In groups, in traffic, on urban streets with stop lights and such, starting and stopping is more precarious than normal bikes --especially up hill starts.
On bumpy, pot-holey roads you can't use your legs as suspension to mitigate nasty bumps. It just hits you in the arse.
I had minor problems with recumbent butt. You can't easily unweight your sore, compressed cheeks like you can on normal bike (standing up).
Back problems aren't necessarily mitigated on a bent. It might make it worse.

[Edit: adding that I owned and rode several longish trips on a Burley Canto in both long and short wheelbase configurations]
This has been my experience as well.
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Old 03-07-14, 01:46 PM   #18
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I'll just intersperse my answers... been riding 'bent for 20 years and have 3 of them. LWB, SWB and a midracer.


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Asking on a bent forum will likely give you biased opinions. I'll offer some opposing views (be gentle on criticizing me, I have owned and ridden a bent)

If you ride in groups of mostly non-recumbents, you may notice a yo-yo effect where you blow ahead on downhills (and maybe straights), and fall back on climbs.
Depends on the bent and the rider- usually though a bent that will climb fast will fly away on downhills and flats. So you have a point.

Quote:
In groups, in traffic, on urban streets with stop lights and such, starting and stopping is more precarious than normal bikes --especially up hill starts.
Highly bike dependent. Low bb bikes (e.g. a P-38) are very traffic friendly. I commute on mine without any issues- it goes, it stops, it turns- no biggie. A stickbike would be a different proposition.

Quote:
On bumpy, pot-holey roads you can't use your legs as suspension to mitigate nasty bumps. It just hits you in the arse.
Depending on the bike you can bridge using your shoulders,(no you can't keep that up all day) or get a bike with suspension (E.g. A HP Veloteknik Speedmachine or the like- cushmatic ).

Quote:
I had minor problems with recumbent butt. You can't easily unweight your sore, compressed cheeks like you can on normal bike (standing up).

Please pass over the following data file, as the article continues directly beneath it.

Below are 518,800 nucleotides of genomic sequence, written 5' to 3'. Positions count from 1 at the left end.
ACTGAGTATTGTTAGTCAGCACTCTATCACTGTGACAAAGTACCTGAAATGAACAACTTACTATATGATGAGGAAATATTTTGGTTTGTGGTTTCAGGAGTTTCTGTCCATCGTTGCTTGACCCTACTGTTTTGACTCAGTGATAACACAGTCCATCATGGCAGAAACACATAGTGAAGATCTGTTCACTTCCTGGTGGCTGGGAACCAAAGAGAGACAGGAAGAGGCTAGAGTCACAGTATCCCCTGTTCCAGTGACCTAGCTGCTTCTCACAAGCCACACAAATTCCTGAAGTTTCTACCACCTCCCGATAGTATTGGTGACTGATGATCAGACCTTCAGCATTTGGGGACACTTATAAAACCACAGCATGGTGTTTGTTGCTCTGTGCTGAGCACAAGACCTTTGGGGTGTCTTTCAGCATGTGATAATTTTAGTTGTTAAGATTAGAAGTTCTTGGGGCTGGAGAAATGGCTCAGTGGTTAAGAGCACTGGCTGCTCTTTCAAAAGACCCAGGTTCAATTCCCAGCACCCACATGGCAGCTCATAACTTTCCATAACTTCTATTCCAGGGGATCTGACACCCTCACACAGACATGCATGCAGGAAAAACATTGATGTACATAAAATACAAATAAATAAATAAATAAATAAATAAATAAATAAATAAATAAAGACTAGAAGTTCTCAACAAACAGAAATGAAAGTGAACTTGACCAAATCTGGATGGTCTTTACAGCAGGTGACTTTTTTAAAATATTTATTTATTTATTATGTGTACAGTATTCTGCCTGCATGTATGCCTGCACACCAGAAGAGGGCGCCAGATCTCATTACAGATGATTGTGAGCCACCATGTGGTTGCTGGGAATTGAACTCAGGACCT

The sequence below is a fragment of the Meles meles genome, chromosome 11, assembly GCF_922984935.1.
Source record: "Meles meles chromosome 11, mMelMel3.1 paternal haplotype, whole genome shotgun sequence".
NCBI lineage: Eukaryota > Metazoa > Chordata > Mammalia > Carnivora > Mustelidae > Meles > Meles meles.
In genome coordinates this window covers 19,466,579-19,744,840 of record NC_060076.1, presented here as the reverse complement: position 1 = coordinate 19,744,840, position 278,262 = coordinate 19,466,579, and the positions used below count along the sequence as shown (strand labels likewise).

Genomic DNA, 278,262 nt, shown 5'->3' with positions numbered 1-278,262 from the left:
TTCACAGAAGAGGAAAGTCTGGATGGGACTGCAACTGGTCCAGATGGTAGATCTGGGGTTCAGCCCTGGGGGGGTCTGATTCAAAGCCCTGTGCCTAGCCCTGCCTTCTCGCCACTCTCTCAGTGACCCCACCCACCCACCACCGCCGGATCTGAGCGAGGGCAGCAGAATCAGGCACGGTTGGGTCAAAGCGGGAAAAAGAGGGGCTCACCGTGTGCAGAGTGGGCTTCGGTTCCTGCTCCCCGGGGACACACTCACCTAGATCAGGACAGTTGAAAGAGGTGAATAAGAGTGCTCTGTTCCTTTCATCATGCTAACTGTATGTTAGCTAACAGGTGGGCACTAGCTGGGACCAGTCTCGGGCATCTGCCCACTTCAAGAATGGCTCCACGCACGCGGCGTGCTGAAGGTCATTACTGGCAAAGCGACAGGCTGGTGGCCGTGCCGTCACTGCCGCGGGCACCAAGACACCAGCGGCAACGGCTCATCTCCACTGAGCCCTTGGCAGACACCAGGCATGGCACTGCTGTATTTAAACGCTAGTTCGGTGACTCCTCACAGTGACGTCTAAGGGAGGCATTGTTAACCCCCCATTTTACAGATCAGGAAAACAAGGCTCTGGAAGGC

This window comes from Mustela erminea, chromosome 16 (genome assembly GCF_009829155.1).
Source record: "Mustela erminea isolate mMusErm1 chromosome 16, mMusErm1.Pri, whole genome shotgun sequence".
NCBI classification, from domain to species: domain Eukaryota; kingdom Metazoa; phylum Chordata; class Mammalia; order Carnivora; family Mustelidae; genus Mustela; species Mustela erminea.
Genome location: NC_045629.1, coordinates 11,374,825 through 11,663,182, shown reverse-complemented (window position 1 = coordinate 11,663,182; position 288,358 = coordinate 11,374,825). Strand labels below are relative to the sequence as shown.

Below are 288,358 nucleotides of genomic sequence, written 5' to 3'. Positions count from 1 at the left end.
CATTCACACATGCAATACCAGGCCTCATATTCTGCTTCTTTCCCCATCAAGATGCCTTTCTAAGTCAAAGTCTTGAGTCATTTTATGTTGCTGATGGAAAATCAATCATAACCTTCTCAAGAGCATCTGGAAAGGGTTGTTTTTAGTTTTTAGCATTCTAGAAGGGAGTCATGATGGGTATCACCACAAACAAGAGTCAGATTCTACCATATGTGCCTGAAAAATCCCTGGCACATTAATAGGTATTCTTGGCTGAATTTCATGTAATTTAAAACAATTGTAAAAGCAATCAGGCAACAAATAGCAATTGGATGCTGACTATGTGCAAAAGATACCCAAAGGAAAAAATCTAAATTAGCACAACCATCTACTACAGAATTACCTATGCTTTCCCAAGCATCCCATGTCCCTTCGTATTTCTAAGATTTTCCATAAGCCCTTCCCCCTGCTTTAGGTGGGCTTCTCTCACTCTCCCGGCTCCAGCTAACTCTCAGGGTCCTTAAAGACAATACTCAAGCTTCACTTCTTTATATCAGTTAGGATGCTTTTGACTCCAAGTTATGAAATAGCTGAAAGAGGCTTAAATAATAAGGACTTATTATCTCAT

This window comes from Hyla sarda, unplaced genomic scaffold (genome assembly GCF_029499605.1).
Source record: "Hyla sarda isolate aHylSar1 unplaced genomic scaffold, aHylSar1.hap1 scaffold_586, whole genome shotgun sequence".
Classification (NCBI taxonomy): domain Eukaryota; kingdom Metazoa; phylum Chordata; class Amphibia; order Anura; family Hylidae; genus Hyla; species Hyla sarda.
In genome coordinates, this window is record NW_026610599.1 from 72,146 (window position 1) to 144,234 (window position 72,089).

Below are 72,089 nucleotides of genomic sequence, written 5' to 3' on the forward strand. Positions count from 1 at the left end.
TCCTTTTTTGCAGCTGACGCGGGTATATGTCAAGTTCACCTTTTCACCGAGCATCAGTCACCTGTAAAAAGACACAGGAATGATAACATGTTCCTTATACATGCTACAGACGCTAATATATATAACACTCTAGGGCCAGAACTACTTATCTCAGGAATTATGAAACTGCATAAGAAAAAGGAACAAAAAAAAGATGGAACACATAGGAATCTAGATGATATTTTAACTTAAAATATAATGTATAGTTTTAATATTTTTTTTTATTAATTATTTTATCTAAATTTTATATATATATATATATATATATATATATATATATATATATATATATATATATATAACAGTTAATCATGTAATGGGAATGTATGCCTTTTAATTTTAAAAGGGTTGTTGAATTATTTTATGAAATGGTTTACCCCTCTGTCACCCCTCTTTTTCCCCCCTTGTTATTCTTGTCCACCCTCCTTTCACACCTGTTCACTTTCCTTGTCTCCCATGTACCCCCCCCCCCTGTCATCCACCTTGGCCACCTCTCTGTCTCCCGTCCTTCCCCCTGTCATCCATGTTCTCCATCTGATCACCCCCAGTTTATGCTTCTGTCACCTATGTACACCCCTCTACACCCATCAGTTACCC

Probably a seat recline issue. More recline "usually" solves it. In any event it's not comparable to a regular saddle. (Aaah vs. ouch!)


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Back problems aren't necessarily mitigated on a bent. It might make it worse.
Depends on more variables than we can disuss here, but generally it's a big improvement- particularly for cervical problems.

Quote:
[Edit: adding that I owned and rode several longish trips on a Burley Canto in both long and short wheelbase configurations]
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Old 03-07-14, 03:19 PM   #19
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I never quite got used to tight uphill starts at stoplights and such during the two seasons I rode bent --but admit it's probably an experience thing.

I did enjoy blowing past everyone on downhills. I found myself shouting "Somebody STOP me!" --a la Jim Carrey in The Mask.

http://www.youtube.com/watch?v=6sJqTDaOrTg

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Old 03-10-14, 02:56 AM   #20
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If you like social interaction, bents are a great way to break that ice when meeting with strangers.
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Old 03-10-14, 12:02 PM   #21
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[QUOTE=delcrossv;16557827]I'll just intersperse my answers... been riding 'bent for 20 years and have 3 of them. LWB, SWB and a midracer.

Highly bike dependent. Low bb bikes (e.g. a P-38) are very traffic friendly. I commute on mine without any issues- it goes, it stops, it turns- no biggie. A stickbike would be a different proposition.

I commute on my a stick bike Bacchetta Strada in heavy traffic with no issues,it goes, it stops, it turns- no biggie.
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Old 03-10-14, 06:36 PM   #22
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My suburban/urban commuter of choice is a SWB V-Rex. Love relaxing at red lights with one or both feet on the ground instead of the one-legged tippy-toed balancing act that was my previous red light norm on hybrids.
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Old 03-11-14, 10:35 AM   #23
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I'll just intersperse my answers... been riding 'bent for 20 years and have 3 of them. LWB, SWB and a midracer.

Highly bike dependent. Low bb bikes (e.g. a P-38) are very traffic friendly. I commute on mine without any issues- it goes, it stops, it turns- no biggie. A stickbike would be a different proposition.
I commute on my a stick bike Bacchetta Strada in heavy traffic with no issues,it goes, it stops, it turns- no biggie.
Well, there you go- both rider and bike dependent.
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Old 03-11-14, 07:57 PM   #24
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To the OP, I think you should try a recumbent. Why not?

If you look around and get a used one, it needn't cost too much. My wife and I bought a used Rans V-Rex for $400, it was in very nice condition and we could probably sell it for close to that.
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Old 03-11-14, 08:28 PM   #25
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Here's another advantage of a bent (that I just nicely demonstrated today) : it hurts less when you fall over. (I'm fine, bike is fine, black ice sucks).